Plentiful November snowfall welcome after dry October
Post Independent Staff
Skiers, ‘boarders and water managers alike have been grinning during the latest batch of snowstorms that have brushed the landscape white.
But there’s a long way to go, said Mike Gillespie, supervisor of the U.S.D.A Natural Resources Conservation Service Snow Survey.
“We’ve got about 80 percent of our winter accumulation season ahead of us, so we can see a lot of snow to come,” Gillespie said.
According to Snotel sites throughout the state, the snowfall has, in many places, hovered around average so far. That’s a good thing, considering how dry it was in October, Gillespie said.
“Our winter storms in November have basically wiped out the deficit from October,” he said.
As of Monday, the Colorado River Basin was sitting at 92 percent of average in terms of snow-water equivalent, the measure of water in snow. But specific sites are showing a wide variation.
Independence Pass was at just 79 percent of average, while McClure Pass was at 129 percent of average.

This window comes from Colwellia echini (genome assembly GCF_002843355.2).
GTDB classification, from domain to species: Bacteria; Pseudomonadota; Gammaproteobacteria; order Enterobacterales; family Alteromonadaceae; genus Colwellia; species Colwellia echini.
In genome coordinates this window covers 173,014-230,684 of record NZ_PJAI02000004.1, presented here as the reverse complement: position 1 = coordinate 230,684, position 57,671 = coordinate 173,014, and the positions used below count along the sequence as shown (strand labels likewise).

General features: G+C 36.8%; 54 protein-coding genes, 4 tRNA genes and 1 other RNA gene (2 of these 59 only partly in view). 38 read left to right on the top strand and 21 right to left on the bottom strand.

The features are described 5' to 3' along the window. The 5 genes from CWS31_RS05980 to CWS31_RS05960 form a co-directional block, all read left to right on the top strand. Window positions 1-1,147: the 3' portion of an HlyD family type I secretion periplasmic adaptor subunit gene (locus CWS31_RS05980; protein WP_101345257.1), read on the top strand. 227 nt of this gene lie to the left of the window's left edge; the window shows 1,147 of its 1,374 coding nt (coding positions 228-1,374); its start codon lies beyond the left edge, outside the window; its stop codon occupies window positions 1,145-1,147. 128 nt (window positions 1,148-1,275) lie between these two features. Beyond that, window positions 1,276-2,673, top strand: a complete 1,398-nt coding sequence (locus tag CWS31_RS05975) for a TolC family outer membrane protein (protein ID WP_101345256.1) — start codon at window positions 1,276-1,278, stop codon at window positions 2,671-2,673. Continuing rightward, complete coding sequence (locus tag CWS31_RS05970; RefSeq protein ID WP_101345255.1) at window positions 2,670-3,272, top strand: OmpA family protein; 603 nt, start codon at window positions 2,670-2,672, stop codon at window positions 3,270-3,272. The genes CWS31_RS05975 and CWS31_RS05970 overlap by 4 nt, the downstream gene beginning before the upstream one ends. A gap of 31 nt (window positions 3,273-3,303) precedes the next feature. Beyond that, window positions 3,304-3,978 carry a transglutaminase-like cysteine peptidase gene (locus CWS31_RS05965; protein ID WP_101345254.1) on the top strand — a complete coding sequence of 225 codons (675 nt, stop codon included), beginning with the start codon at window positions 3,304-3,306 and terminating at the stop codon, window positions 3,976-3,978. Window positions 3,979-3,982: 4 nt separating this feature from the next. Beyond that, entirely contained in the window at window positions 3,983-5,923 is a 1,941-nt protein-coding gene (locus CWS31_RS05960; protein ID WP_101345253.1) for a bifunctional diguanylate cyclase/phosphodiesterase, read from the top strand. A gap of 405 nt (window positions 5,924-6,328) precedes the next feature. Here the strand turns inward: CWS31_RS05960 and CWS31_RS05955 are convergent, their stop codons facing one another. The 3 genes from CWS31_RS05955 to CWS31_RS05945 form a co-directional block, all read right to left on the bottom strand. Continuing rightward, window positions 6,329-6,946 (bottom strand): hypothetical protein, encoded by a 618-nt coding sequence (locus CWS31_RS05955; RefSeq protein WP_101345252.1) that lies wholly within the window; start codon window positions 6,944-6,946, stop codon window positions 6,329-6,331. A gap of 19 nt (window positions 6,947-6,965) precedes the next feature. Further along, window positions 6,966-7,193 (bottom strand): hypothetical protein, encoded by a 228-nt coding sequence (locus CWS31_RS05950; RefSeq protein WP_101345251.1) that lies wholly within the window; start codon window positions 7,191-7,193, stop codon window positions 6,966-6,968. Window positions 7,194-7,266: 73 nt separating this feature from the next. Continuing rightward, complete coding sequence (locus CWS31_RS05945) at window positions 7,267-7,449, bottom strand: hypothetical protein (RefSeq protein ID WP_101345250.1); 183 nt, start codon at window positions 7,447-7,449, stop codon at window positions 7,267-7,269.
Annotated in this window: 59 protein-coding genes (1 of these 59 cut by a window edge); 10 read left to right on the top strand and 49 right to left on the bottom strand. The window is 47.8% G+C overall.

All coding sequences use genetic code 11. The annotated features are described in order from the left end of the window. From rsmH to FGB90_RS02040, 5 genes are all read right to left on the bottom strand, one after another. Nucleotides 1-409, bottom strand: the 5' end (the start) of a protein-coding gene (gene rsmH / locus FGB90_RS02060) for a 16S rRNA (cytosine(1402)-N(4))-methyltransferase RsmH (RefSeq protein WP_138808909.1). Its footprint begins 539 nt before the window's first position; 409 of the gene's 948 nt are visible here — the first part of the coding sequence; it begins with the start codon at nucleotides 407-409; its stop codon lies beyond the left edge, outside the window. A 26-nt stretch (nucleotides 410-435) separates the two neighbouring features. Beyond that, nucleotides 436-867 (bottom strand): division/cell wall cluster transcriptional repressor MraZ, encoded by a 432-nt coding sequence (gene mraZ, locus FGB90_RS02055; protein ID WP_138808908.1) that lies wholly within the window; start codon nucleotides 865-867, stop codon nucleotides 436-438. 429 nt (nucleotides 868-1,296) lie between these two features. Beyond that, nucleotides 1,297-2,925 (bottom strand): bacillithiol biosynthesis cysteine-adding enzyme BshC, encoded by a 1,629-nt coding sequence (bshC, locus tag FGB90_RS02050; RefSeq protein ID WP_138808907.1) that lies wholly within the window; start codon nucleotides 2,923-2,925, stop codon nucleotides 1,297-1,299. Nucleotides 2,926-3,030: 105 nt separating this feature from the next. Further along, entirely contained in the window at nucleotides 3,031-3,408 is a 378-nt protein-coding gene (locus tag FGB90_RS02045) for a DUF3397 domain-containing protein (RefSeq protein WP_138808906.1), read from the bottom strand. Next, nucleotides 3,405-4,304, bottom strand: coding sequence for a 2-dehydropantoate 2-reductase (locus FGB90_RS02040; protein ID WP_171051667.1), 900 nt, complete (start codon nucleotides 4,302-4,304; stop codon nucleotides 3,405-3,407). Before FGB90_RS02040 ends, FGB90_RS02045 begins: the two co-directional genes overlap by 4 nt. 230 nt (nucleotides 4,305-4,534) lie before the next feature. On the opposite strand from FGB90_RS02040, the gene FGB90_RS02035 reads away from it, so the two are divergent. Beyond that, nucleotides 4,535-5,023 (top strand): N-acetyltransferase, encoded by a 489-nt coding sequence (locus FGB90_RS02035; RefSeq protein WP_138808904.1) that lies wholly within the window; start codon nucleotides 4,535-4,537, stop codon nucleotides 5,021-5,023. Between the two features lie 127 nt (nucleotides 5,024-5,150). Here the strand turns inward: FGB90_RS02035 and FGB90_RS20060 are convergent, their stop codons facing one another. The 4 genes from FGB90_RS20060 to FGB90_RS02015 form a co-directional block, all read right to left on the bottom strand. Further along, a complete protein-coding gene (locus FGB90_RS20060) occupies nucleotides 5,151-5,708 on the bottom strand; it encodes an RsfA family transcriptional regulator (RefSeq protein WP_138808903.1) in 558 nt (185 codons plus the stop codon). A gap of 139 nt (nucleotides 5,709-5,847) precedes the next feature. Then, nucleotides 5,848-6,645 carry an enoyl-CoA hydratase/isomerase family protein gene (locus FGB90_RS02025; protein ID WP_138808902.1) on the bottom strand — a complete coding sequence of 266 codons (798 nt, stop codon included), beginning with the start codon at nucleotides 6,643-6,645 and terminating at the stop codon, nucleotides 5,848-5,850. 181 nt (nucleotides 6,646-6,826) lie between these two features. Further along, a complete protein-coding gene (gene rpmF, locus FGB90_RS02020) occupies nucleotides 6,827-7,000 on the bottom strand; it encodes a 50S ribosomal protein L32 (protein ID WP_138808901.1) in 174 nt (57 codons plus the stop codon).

“I just hope the snow keeps coming,” Gillespie said.
He’s not alone.
Up at Glenwood Springs’ local ski area, Sunlight Mountain Resort, workers were getting ready for a Wednesday morning opening.
“We’re making snow on the lower runs,” Sunlight communications director Caren Koning said. “The guns have been going since it got cold.”
The mountain had a 18-inch base at the top on Monday, with 15 inches at mid-mountain, but Koning was crossing her fingers that Mother Nature could up that total by the time the resort’s lifts fire up on Wednesday.
Upvalley ski areas received a boost from the weekend storm that blew through on Saturday.
Snowmass, the only area in the Roaring Fork Valley that’s already open, reported a 30-inch base at the top and 21 inches at mid-mountain. Aspen Mountain, which is set to open Thanksgiving Day, reports 19 inches at the top and 17 inches at mid-mountain.
Contact Greg Masse: 945-8515, ext. 511
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